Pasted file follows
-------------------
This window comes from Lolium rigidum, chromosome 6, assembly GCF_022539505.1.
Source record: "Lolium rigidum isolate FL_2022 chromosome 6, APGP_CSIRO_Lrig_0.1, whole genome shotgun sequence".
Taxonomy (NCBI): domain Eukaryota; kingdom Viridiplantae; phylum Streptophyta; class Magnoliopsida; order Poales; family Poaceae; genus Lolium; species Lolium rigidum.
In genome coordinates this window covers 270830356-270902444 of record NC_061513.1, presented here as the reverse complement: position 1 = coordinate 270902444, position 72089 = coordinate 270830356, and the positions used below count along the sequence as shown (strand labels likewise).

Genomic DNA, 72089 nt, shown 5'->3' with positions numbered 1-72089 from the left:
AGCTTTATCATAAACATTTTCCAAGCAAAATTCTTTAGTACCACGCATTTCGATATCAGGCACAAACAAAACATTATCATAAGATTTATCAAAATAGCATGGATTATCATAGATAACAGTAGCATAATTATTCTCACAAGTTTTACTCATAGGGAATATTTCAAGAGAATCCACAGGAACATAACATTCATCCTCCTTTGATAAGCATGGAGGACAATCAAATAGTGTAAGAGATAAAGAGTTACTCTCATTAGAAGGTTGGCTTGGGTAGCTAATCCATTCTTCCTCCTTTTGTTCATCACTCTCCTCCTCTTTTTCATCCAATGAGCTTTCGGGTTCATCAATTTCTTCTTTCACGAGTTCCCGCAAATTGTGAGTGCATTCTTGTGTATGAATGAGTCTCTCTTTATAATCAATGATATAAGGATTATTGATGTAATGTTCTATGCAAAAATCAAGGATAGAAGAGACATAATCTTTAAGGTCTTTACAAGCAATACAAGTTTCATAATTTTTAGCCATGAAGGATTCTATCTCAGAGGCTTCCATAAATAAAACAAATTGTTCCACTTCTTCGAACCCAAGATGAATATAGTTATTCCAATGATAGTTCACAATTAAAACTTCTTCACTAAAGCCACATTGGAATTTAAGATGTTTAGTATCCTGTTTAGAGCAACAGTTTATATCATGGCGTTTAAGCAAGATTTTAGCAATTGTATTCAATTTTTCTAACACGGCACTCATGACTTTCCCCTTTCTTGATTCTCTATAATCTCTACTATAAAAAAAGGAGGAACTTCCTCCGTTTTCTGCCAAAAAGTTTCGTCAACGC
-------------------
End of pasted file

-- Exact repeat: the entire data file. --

This window comes from Lolium rigidum, chromosome 6, assembly GCF_022539505.1.
Source record: "Lolium rigidum isolate FL_2022 chromosome 6, APGP_CSIRO_Lrig_0.1, whole genome shotgun sequence".
Taxonomy (NCBI): domain Eukaryota; kingdom Viridiplantae; phylum Streptophyta; class Magnoliopsida; order Poales; family Poaceae; genus Lolium; species Lolium rigidum.
In genome coordinates this window covers 270830356-270902444 of record NC_061513.1, presented here as the reverse complement: position 1 = coordinate 270902444, position 72089 = coordinate 270830356, and the positions used below count along the sequence as shown (strand labels likewise).

Genomic DNA, 72089 nt, shown 5'->3' with positions numbered 1-72089 from the left:
AGCTTTATCATAAACATTTTCCAAGCAAAATTCTTTAGTACCACGCATTTCGATATCAGGCACAAACAAAACATTATCATAAGATTTATCAAAATAGCATGGATTATCATAGATAACAGTAGCATAATTATTCTCACAAGTTTTACTCATAGGGAATATTTCAAGAGAATCCACAGGAACATAACATTCATCCTCCTTTGATAAGCATGGAGGACAATCAAATAGTGTAAGAGATAAAGAGTTACTCTCATTAGAAGGTTGGCTTGGGTAGCTAATCCATTCTTCCTCCTTTTGTTCATCACTCTCCTCCTCTTTTTCATCCAATGAGCTTTCGGGTTCATCAATTTCTTCTTTCACGAGTTCCCGCAAATTGTGAGTGCATTCTTGTGTATGAATGAGTCTCTCTTTATAATCAATGATATAAGGATTATTGATGTAATGTTCTATGCAAAAATCAAGGATAGAAGAGACATAATCTTTAAGGTCTTTACAAGCAATACAAGTTTCATAATTTTTAGCCATGAAGGATTCTATCTCAGAGGCTTCCATAAATAAAACAAATTGTTCCACTTCTTCGAACCCAAGATGAATATAGTTATTCCAATGATAGTTCACAATTAAAACTTCTTCACTAAAGCCACATTGGAATTTAAGATGTTTAGTATCCTGTTTAGAGCAACAGTTTATATCATGGCGTTTAAGCAAGATTTTAGCAATTGTATTCAATTTTTCTAACACGGCACTCATGACTTTCCCCTTTCTTGATTCTCTATAATCTCTACTATAAAAAAAGGAGGAACTTCCTCCGTTTTCTGCCAAAAAGTTTCGTCAACGC